Nottingham City Council has welcomed extra funding and responsibilities to help it tackle domestic violence.
The council has received £871,000 of Government funding which comes as a new Domestic Abuse Bill has been signed into law, providing further protections to the millions of people who experience domestic abuse and strengthening measures to tackle perpetrators.
The Domestic Abuse Act became law last week, marking the first time in history when there is a wide-ranging legal definition of domestic abuse which incorporates a range of abuses beyond physical violence, including emotional, coercive or controlling behaviour, and economic abuse.
The measures include important new protections and support for victims ensuring that abusers will no longer be allowed to directly cross-examine their victims in the family and civil courts, and giving victims better access to special measures in the courtroom to help prevent intimidation.
The new law also places a duty on local authorities in England to provide support to victims of domestic abuse and their children in refuges and other safe accommodation. The funding the City Council has received will be used to improve domestic abuse safe accommodation services.
This will include providing a full time children’s worker in all local refuges, specialist support for women moving on from refuges into Move On houses – a stepping stone towards moving into a permanent home – and a Flexible Housing Fund for each refuge to help pay for women and children moving into and out of refuges. It will also fund a specialist Domestic Violence and Abuse worker from Women’s Aid based in Housing Aid, therapeutic support for women and children and safe accommodation outreach workers for men and people from the BAME and LGBT communities.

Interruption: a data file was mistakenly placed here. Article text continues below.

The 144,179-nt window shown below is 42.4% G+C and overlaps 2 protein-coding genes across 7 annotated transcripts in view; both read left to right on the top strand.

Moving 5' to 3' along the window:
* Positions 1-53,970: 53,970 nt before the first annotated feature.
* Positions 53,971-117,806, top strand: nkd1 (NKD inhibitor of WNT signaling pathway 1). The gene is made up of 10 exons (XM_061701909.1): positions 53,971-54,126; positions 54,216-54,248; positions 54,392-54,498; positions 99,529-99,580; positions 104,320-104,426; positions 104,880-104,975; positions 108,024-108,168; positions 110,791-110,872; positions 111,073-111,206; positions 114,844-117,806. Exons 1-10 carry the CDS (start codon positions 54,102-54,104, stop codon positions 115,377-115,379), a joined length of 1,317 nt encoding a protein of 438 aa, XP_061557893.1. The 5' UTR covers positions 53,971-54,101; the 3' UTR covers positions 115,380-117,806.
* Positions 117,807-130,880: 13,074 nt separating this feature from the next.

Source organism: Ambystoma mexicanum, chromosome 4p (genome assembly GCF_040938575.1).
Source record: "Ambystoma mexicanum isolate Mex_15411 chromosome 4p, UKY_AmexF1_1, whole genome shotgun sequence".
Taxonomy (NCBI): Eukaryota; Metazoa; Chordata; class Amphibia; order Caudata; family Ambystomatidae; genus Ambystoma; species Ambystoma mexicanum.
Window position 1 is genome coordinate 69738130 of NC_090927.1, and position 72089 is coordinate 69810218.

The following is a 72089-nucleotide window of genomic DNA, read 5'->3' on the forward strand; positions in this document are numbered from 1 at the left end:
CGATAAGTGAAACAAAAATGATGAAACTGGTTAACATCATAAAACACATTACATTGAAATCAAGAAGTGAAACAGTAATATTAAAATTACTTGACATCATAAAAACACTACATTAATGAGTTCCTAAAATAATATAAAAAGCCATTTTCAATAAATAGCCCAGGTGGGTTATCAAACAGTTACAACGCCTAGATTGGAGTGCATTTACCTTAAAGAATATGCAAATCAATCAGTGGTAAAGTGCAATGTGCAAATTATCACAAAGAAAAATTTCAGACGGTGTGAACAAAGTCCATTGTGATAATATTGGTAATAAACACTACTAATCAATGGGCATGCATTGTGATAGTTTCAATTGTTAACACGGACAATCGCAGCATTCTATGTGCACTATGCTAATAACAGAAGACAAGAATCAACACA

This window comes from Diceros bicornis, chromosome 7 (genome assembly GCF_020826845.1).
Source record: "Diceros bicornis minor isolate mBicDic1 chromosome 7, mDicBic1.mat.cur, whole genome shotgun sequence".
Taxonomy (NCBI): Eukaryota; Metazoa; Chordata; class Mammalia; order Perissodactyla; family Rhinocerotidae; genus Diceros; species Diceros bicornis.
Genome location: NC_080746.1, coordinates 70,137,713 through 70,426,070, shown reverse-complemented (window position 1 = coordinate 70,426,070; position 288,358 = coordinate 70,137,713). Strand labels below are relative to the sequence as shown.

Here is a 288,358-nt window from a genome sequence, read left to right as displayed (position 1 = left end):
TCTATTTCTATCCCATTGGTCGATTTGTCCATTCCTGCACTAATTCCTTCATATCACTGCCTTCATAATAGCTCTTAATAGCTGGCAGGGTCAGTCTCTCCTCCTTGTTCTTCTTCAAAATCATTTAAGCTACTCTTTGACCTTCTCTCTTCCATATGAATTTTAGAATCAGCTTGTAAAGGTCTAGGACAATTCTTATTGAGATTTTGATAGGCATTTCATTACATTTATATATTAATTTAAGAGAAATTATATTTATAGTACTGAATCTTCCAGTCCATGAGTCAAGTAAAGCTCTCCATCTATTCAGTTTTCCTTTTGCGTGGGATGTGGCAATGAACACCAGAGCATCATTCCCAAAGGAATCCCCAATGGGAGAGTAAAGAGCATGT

Portfolio Holder for Neighbourhoods, Safety and Inclusion, Cllr Neghat Khan, said: “The new law passed last week is extremely welcome, as it provides extra protection and makes it easier for survivors to bring their cases to court and for perpetrators to be brought to justice, as well as recognising children as survivors in their own right for the first time.
“The extra responsibilities placed on councils will help to bolster the arrangements we already have in place to protect survivors, including children, and the funding we have received from Government enables us to put extra support in place which will make a real difference to survivors.”